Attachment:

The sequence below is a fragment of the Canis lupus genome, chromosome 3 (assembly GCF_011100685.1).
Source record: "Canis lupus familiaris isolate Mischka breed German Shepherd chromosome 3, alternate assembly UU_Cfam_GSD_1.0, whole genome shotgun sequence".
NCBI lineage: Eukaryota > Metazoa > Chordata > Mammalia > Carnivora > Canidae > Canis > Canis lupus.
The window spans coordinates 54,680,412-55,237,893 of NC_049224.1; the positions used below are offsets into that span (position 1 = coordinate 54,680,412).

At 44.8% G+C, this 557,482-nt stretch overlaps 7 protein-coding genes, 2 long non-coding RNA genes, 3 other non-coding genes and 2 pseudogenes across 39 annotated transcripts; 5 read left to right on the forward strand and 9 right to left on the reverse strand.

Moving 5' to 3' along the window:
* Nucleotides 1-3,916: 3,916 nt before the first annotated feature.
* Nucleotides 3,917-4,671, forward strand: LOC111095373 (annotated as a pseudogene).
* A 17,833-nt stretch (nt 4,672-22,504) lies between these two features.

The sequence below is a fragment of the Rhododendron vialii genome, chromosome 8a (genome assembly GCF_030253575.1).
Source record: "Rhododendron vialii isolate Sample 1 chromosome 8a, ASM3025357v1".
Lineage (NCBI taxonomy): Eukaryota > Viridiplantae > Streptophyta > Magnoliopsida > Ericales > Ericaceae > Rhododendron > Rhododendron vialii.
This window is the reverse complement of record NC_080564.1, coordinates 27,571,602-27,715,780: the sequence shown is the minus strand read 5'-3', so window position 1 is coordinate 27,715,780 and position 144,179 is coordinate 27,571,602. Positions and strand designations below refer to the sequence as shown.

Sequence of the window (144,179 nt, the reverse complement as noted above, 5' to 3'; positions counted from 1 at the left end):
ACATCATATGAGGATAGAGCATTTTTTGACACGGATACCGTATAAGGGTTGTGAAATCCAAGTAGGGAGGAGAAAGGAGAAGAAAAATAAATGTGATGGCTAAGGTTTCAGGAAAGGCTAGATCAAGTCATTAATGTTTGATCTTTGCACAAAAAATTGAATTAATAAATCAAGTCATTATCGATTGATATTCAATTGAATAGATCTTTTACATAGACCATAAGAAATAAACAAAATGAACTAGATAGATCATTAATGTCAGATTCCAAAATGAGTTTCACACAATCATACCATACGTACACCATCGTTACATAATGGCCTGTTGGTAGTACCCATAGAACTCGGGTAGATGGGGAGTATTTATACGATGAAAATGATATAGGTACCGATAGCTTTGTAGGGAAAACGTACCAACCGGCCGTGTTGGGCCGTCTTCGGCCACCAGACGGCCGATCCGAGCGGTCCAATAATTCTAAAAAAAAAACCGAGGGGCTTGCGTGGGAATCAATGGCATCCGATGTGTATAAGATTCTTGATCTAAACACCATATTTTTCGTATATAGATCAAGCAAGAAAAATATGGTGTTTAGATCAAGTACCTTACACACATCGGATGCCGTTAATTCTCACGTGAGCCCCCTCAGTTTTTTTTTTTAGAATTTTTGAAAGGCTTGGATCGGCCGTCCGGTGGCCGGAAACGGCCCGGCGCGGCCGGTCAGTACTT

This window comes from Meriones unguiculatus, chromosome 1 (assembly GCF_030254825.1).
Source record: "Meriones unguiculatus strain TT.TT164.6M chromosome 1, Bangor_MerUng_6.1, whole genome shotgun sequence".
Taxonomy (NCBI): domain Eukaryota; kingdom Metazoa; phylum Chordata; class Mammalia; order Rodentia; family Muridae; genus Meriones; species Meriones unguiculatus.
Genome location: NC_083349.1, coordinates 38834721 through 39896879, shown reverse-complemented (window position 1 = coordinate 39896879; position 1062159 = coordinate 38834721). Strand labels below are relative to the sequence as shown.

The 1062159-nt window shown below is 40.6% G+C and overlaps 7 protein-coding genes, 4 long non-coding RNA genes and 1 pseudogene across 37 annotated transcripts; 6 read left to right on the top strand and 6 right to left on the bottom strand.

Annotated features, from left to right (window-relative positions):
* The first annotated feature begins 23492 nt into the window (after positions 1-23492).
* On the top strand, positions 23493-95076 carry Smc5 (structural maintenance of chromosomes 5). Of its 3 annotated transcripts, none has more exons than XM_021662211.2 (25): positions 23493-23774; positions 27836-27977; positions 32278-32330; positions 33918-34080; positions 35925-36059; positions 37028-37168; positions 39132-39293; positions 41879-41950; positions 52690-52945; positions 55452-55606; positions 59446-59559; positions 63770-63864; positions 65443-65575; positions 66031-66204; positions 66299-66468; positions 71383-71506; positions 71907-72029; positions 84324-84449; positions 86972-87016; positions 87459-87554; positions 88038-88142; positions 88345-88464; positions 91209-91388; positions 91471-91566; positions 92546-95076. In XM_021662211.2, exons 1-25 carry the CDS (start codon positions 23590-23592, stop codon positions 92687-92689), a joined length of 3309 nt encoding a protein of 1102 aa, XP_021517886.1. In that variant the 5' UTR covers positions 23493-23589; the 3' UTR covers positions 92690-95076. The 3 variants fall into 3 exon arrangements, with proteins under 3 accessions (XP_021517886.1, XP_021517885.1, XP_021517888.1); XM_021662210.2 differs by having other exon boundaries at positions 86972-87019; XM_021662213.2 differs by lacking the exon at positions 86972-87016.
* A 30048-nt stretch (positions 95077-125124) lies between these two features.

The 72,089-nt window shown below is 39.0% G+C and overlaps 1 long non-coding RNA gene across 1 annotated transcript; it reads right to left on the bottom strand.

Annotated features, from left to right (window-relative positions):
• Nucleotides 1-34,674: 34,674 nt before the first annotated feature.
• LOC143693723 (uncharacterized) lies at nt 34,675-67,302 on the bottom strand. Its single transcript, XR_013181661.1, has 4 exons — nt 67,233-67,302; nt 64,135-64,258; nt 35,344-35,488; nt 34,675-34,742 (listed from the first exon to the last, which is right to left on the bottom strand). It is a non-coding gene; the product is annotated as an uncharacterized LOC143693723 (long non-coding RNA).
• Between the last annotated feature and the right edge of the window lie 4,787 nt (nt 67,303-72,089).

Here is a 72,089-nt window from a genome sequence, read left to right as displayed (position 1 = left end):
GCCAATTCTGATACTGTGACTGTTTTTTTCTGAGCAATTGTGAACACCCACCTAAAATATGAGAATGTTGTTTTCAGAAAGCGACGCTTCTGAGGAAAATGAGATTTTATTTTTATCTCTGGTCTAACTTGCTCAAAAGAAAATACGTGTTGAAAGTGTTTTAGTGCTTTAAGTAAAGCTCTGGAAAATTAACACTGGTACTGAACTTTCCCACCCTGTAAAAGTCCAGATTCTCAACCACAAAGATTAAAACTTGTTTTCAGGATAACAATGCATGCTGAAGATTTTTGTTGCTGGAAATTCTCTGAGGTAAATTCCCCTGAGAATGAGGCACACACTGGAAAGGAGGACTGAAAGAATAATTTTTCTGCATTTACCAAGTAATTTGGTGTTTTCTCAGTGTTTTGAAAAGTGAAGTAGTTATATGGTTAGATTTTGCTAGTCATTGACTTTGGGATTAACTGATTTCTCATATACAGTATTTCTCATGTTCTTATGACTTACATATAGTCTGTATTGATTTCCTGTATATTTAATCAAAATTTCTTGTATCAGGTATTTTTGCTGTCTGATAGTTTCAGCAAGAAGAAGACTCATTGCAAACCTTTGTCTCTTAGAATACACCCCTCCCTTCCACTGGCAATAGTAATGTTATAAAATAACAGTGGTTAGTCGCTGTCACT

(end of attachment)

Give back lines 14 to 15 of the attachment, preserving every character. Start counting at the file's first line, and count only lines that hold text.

Sequence of the window (144,179 nt, the reverse complement as noted above, 5' to 3'; positions counted from 1 at the left end):
ACATCATATGAGGATAGAGCATTTTTTGACACGGATACCGTATAAGGGTTGTGAAATCCAAGTAGGGAGGAGAAAGGAGAAGAAAAATAAATGTGATGGCTAAGGTTTCAGGAAAGGCTAGATCAAGTCATTAATGTTTGATCTTTGCACAAAAAATTGAATTAATAAATCAAGTCATTATCGATTGATATTCAATTGAATAGATCTTTTACATAGACCATAAGAAATAAACAAAATGAACTAGATAGATCATTAATGTCAGATTCCAAAATGAGTTTCACACAATCATACCATACGTACACCATCGTTACATAATGGCCTGTTGGTAGTACCCATAGAACTCGGGTAGATGGGGAGTATTTATACGATGAAAATGATATAGGTACCGATAGCTTTGTAGGGAAAACGTACCAACCGGCCGTGTTGGGCCGTCTTCGGCCACCAGACGGCCGATCCGAGCGGTCCAATAATTCTAAAAAAAAAACCGAGGGGCTTGCGTGGGAATCAATGGCATCCGATGTGTATAAGATTCTTGATCTAAACACCATATTTTTCGTATATAGATCAAGCAAGAAAAATATGGTGTTTAGATCAAGTACCTTACACACATCGGATGCCGTTAATTCTCACGTGAGCCCCCTCAGTTTTTTTTTTTAGAATTTTTGAAAGGCTTGGATCGGCCGTCCGGTGGCCGGAAACGGCCCGGCGCGGCCGGTCAGTACTT